While looking for the use of satellite assemblies, I came across many examples. But, when I tried to run them, most of them did not fulfill my expectations from a satellite assembly.
In this article, you’ll see what satellite assemblies are, how to create them, and how to use satellite assemblies with strong named assemblies with very simple and small pieces of code chunks.
What Is a Satellite Assembly?
A definition from MSDN says something like this: “A .NET Framework assembly containing resources specific to a given language. Using satellite assemblies, you can place the resources for different languages in different assemblies, and the correct assembly is loaded into memory only if the user elects to view the application in that language.”
This means that you develop your application in a default language and add flexibility to react with change in the locale. Say, for example, you developed your application in an en-US locale. Now, your application has multilingual support. When you deploy your code in, say, India, you want to show labels, messages shown in the national language which is other than English.
Satellite assemblies give this flexibility. You create any simple text file with translated strings, create resources, and put them into the bindebug folder. That’s it. The next time, your code will read the CurrentCulture property of the current thread and accordingly load the appropriate resource.
This is called the hub and spoke model. It requires that you place resources in specific locations so that they can be located and used easily. If you do not compile and name resources as expected, or if you do not place them in the correct locations, the common language runtime will not be able to locate them. As a result, the runtime uses the default resource set.
Creating a Satellite Assembly
- Create a folder with a specific culture name (for example, en-US) in the application’s bindebug folder.
- Create a .resx file in that folder. Place all translated strings into it.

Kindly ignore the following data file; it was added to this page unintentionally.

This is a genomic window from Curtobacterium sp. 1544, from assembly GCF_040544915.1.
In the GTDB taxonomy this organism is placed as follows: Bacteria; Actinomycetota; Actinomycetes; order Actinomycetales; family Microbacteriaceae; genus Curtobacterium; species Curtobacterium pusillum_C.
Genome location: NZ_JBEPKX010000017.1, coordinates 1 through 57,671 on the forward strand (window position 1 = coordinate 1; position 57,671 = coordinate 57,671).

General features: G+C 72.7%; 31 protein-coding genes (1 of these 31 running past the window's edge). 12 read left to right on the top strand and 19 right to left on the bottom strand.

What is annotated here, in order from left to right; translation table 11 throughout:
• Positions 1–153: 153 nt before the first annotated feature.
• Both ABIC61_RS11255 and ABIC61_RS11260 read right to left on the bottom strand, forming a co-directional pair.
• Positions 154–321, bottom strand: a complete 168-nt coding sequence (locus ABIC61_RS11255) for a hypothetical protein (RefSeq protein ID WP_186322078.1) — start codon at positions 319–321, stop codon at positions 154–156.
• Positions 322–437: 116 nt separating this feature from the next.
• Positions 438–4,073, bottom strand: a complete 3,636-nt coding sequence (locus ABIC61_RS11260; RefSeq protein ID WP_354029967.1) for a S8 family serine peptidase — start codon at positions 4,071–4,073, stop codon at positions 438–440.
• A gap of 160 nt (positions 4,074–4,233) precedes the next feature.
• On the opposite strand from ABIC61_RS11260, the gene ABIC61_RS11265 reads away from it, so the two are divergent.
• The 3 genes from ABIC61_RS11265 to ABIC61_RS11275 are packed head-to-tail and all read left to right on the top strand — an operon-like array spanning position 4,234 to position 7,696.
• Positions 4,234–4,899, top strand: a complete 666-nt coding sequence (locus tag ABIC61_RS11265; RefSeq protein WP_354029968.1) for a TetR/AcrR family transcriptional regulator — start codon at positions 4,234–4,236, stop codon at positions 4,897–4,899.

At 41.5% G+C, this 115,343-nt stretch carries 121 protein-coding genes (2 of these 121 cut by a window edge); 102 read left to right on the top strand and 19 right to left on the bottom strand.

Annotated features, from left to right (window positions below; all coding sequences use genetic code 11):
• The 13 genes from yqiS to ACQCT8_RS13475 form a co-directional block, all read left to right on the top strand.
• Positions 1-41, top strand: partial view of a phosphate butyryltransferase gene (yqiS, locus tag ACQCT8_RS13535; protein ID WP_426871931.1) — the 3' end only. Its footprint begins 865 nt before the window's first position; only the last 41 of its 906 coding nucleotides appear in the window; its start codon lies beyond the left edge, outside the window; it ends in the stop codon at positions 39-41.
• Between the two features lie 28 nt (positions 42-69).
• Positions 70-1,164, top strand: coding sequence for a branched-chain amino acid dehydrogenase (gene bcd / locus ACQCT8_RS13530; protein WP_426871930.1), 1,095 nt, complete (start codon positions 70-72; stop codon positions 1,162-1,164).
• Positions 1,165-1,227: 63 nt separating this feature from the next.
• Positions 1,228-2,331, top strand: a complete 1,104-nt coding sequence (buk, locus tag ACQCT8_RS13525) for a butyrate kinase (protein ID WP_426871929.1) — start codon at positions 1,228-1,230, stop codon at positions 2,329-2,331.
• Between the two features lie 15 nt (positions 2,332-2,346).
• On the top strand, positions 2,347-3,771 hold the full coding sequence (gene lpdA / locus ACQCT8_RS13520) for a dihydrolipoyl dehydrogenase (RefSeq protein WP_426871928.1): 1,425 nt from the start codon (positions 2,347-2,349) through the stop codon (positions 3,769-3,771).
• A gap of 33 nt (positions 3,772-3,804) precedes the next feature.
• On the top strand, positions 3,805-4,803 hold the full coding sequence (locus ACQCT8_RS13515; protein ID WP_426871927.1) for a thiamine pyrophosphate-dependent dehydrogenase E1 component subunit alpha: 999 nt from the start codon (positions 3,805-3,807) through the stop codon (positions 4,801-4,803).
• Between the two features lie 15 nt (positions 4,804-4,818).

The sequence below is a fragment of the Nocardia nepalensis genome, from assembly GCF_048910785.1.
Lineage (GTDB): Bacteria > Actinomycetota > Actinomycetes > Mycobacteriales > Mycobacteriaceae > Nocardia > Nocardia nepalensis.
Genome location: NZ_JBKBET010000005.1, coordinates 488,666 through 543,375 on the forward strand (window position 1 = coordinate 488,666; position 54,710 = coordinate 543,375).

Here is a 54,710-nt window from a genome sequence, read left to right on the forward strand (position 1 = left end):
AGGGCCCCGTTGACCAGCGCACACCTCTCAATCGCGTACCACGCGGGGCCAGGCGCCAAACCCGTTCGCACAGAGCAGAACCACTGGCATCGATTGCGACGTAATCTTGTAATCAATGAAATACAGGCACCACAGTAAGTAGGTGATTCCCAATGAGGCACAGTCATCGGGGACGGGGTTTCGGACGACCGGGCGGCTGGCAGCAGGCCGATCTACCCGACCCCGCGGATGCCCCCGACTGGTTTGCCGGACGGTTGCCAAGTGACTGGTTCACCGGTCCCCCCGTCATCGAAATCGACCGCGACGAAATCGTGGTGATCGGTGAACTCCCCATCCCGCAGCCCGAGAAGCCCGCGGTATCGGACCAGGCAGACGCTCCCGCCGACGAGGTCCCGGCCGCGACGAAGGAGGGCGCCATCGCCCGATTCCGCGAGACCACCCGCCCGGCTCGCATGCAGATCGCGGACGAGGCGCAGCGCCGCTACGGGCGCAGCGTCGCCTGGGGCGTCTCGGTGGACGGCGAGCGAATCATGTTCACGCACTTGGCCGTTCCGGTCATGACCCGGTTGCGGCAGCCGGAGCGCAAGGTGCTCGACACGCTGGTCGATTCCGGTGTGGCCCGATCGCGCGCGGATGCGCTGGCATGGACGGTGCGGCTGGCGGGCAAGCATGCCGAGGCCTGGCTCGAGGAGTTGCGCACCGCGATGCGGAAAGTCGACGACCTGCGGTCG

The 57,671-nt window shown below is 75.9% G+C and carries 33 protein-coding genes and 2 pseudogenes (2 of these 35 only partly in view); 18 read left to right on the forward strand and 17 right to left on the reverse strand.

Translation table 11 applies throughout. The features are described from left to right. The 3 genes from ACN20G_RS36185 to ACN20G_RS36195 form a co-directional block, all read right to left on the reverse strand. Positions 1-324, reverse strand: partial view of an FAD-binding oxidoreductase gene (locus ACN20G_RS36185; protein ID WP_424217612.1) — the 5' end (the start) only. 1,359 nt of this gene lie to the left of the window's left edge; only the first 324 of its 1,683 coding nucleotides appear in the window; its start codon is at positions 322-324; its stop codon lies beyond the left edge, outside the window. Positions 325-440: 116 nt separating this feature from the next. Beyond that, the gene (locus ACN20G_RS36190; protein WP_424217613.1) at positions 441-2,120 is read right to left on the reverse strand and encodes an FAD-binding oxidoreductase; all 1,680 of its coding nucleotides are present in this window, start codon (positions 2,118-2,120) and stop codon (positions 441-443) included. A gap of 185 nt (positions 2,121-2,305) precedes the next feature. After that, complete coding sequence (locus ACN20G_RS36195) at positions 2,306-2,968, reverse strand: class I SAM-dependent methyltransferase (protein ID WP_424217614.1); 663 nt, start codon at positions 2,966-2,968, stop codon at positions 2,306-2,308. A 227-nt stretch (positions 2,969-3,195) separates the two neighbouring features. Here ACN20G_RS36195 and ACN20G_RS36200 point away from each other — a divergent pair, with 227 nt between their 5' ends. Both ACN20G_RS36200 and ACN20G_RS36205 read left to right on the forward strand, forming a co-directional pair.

- Create a .resources file by using the following command from the .NET command prompt. (localizationsample is the name of the application namespace. If your application uses a nested namespace structure like MyApp.YourApp.MyName.YourName as the type of namespace, just use the uppermost namespace for creating resources files—MyApp.)
- In the code, find the user’s language; for example, en-US. This is culture specific.
- Give the assembly name as the name of .resx file. In this case, it is Strings.
resgen Strings.en-US.resx LocalizationSample. Strings.en-US.resources al /embed:LocalizationSample.Strings.en-US.resources /out:LocalizationSample.resources.dll /c:en-US
The above step will create two files, LocalizationSample.Strings.en-US.resources and LocalizationSample.resources.dll. Here, LocalizationSample is the name space of the application.
Using a Satellite Assembly
Follow these steps:
Thread.CurrentThread.CurrentCulture = CultureInfo.CreateSpecificCulture(specCult); Thread.CurrentThread.CurrentUICulture = new CultureInfo(specCult); ResourceManager resMgr = new ResourceManager(typeof(Form1).Namespace + "." + asmName, this.GetType().Assembly); btnTest.Text = resMgr.GetString("Jayant");
That’s it. See how simple is it to create a satellite assembly and use it in your code.
Here’s how to use a satellite assembly if your assembly is a strong named assembly. When you create an assembly with a string name, all the assemblies it refers to must have a strong name. This is true with a satellite assembly also. Here are the steps to create a strong named satellite assembly.
String Naming a Satellite Assembly
al /embed:ExploreDotNet2005.Strings.en-US.resources /out:ExploreDotNet2005.resources.dll /c:en-US /template:../ExploreDotNet2005.exe /keyfile:../../.. /KeyPair.snk
Remember that /template is very important because it inherits the parent assembly manifest, and the strong name key pair must be the same as that for the running assembly. I’ve tried using different strong names for satellite assembly and executing the assembly. but it throws an exception.
That’s it, friends. In case of any queries, let me know.